## Monday, 5 October 2015

### Basics of Rheology of pharmaceutics for GPAT preparation

Study of the flow of materials that behave that behave in an interesting or unusual manner is known as Rheology.

Consider the following situation:
 Newtonian flow of fluid

Shear stress is given by, τ = Force/Area
Shear Rate, γ = Small change in velocity (dv)/Small height (dh)

Newton's law of flow:  According to Newton's law of fluid, Shear stress is directly proportional to the shear rate.

By equation,

τ α γ       or      τ = ηγ

 Graphical representation of Newtonian fluids

• Here, proportionality sign η represents the dynamic velocity having unit Pascal. SI unit is Poise.
• Kinematic Viscosity is given as, Dynamic Viscosity(η)/ Density of the fluid (ρ). Units are meter square per second or stokes.
• Fluids obeying Newton's law of fluid are known as Newtonian fluids. e.g. water, Benzene, Mineral oil, sugar solution etc.

Non-Newtonian systems: Fluids which do not obey Newton's law of flow.

a) Pseudoplastic behaviour: In this fluid, viscosity is inversely proportional  to the shear rate. In other words, as the rate of shear is increased viscosity of these fluid decreases. Expressions for these fluid is; τ = Kγn, where n is less than 1.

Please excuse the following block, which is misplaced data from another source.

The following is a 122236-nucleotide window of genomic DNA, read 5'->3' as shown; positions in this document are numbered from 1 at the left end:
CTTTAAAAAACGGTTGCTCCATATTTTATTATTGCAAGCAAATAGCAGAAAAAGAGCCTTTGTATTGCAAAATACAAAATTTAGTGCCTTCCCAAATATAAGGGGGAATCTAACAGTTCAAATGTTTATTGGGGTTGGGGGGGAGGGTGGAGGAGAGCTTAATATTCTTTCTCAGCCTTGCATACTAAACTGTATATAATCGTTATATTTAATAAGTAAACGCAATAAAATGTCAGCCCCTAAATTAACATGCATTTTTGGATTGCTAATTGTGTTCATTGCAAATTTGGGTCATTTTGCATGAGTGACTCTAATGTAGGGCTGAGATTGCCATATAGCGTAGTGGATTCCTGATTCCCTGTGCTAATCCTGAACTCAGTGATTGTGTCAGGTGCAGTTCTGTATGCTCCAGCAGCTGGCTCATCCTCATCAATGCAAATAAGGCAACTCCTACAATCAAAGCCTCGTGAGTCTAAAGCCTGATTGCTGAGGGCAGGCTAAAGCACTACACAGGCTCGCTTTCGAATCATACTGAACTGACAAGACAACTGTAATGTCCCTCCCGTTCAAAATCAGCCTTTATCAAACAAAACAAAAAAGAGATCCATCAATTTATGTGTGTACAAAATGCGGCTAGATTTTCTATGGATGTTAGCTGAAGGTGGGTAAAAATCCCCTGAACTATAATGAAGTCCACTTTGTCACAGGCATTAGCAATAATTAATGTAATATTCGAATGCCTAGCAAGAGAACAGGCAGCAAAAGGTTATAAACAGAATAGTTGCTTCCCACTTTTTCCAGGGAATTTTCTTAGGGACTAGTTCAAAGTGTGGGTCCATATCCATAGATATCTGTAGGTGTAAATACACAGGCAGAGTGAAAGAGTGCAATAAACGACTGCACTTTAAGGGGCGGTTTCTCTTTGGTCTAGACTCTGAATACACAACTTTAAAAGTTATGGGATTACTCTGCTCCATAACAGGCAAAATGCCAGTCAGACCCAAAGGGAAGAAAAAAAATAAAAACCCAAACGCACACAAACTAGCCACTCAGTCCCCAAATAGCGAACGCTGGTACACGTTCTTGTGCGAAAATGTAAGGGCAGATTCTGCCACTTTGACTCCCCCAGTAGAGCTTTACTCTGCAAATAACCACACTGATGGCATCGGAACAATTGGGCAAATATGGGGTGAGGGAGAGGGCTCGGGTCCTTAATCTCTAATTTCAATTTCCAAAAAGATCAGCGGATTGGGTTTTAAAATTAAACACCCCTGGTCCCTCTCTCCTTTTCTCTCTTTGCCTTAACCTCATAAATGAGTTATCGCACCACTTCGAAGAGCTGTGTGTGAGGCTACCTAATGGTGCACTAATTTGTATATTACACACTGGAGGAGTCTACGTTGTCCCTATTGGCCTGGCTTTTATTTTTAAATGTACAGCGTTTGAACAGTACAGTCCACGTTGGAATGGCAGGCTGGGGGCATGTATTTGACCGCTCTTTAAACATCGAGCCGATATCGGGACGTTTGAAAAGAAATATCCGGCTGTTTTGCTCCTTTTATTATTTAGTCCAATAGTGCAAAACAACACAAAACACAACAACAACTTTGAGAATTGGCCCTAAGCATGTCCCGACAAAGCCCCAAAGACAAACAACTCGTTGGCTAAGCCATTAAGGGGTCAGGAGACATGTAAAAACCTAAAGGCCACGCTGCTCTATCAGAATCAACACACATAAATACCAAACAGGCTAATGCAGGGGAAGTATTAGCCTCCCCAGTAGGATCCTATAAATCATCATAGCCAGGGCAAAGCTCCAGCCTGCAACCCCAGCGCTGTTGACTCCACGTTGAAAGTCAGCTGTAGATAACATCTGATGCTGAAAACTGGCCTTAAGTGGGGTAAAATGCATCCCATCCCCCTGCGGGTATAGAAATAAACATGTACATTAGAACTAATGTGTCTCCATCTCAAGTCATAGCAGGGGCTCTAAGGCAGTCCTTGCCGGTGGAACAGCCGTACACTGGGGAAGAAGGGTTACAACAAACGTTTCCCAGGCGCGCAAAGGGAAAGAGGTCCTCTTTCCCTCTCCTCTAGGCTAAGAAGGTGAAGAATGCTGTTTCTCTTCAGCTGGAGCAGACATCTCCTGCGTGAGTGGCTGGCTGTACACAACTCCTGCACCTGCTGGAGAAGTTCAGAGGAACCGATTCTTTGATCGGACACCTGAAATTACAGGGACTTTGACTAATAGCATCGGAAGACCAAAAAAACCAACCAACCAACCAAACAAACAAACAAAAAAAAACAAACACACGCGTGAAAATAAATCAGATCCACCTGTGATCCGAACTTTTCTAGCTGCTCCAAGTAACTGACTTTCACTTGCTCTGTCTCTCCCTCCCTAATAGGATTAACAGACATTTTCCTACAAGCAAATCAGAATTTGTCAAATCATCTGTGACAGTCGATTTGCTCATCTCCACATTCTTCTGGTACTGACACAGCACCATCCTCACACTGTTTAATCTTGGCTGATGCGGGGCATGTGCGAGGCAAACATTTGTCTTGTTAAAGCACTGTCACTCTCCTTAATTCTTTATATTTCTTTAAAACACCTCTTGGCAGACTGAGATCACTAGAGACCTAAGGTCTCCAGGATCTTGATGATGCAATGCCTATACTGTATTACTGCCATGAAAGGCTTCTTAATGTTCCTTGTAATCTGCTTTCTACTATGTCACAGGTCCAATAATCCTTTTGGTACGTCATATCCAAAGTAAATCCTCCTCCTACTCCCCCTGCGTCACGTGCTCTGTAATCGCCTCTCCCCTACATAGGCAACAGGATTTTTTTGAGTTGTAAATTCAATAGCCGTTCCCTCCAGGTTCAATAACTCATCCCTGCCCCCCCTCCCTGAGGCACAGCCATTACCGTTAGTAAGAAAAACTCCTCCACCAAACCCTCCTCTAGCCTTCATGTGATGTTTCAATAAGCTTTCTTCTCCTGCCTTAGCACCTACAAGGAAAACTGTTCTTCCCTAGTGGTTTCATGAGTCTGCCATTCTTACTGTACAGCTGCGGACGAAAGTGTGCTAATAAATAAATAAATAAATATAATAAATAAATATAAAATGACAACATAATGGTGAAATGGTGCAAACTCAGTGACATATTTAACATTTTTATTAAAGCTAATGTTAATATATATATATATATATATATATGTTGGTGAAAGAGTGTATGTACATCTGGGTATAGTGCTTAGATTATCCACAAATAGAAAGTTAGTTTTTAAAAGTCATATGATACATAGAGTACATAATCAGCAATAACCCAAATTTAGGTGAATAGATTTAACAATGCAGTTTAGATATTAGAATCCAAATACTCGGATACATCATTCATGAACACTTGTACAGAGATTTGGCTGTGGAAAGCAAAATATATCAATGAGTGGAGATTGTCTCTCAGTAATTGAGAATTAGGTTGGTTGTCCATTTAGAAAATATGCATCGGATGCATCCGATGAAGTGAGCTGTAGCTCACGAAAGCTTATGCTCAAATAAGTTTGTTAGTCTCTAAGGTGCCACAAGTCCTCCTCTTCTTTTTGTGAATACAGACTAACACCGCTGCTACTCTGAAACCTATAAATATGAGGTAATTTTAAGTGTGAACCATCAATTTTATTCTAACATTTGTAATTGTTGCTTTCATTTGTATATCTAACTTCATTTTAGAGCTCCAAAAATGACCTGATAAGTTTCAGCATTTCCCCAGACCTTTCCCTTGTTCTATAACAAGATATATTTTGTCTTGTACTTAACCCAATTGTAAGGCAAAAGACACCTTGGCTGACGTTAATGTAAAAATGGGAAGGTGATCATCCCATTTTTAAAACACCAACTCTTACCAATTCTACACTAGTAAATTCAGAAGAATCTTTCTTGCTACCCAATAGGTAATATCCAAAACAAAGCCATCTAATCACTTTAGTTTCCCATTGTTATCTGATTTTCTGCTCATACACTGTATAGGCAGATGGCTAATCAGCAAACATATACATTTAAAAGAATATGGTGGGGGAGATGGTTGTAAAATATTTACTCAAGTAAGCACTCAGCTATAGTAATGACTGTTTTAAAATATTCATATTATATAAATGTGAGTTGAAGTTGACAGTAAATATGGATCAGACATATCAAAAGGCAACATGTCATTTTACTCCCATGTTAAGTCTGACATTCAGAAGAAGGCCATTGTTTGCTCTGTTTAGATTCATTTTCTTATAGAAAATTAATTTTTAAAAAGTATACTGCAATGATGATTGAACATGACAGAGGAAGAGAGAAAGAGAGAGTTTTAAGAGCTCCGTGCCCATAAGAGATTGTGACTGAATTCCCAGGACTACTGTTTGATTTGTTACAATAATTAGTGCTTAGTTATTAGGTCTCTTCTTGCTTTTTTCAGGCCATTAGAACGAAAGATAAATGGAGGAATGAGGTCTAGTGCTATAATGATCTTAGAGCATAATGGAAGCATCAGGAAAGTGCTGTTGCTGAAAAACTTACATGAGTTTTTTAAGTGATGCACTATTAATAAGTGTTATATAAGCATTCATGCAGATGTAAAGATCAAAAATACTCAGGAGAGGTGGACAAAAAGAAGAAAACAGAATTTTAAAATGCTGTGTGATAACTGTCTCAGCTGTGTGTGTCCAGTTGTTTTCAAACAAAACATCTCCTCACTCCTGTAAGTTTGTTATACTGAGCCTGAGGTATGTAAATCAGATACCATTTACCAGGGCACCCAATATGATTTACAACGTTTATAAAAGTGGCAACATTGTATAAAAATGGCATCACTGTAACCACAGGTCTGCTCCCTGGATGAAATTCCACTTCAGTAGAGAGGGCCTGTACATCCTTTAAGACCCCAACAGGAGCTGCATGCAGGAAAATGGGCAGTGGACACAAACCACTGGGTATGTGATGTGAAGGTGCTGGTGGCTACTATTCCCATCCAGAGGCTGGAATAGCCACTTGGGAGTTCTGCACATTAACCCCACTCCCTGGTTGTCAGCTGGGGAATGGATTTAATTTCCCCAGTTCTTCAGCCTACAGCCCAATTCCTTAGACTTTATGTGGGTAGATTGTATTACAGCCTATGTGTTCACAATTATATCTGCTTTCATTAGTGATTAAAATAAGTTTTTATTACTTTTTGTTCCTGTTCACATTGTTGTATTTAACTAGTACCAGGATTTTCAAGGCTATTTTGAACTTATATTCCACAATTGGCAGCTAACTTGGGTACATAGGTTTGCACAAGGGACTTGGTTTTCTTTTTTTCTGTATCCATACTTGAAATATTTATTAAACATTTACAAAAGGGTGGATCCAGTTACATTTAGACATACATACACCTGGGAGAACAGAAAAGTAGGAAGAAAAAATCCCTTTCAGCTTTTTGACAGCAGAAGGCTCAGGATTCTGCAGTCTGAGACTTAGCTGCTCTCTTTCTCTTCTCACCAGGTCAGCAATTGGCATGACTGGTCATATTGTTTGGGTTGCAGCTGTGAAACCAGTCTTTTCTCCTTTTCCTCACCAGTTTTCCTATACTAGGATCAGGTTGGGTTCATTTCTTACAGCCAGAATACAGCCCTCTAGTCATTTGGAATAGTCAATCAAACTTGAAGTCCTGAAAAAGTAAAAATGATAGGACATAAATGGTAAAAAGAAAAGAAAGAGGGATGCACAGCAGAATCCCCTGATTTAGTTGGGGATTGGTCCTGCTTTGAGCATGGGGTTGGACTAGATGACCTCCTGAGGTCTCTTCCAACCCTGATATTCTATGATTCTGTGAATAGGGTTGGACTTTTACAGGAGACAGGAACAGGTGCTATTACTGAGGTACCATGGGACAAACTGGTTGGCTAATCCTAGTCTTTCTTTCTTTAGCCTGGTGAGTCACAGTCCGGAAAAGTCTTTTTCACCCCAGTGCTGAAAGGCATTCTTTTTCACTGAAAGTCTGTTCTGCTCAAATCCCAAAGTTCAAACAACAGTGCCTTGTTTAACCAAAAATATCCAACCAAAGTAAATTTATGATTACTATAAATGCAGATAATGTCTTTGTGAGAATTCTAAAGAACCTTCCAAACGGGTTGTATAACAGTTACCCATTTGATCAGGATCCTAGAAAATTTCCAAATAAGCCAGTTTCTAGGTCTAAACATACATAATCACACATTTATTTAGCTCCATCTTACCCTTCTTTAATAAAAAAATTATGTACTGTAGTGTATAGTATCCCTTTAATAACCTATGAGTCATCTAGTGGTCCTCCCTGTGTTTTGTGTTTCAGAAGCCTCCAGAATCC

Pseudoplastic fluid

e.g. Suspensions, Dispersion, Creams, Lotions, Gels etc.

b) Dilatant: In this fluid, viscosity is directly proportional to the shear rate. In other words, as the rate of shear is increased viscosity of these fluid decreases. Expressions for these fluid is; τ = Kγn, where n is greater than 1.
e.g. Surfactant solution, Corn starch dispersion, Wet sand etc.

 Dilatant Flow

c) Plastic fluid (Bingham bodies): These types of fluid do not show any shear rate initially after applying shear stress. After a certain value of shear stress they start behaving like Newtonian fluid. Toothpaste is the classic example of plastic fluid.

 Bingham bodies (Plastic flow)

• Yield point(τ0): It is the max value of shear stress (τ) at which shear stress remains 0 in plastic bodies.
d) Thixotropy: In this type of behavior, viscosity of the fluid is decreased with shear stress, after removal of the stress fluid returns to the normal. Such systems are also known as Gel-Sol-Gel transformation.
 Thixotropy

e.g. Paints, Ketchup, Pastes etc.

e) Rheopexy: This is totally opposite to the thixotropy and therefore also known as negative thixotropy. In this type of behavior, viscosity of the fluid is increased with shear stress, after removal of the stress fluid returns to the normal. Such systems are also known as Sol-Gel-Sol transformation.

 Rheopexy

e.g. Latex dispersion.

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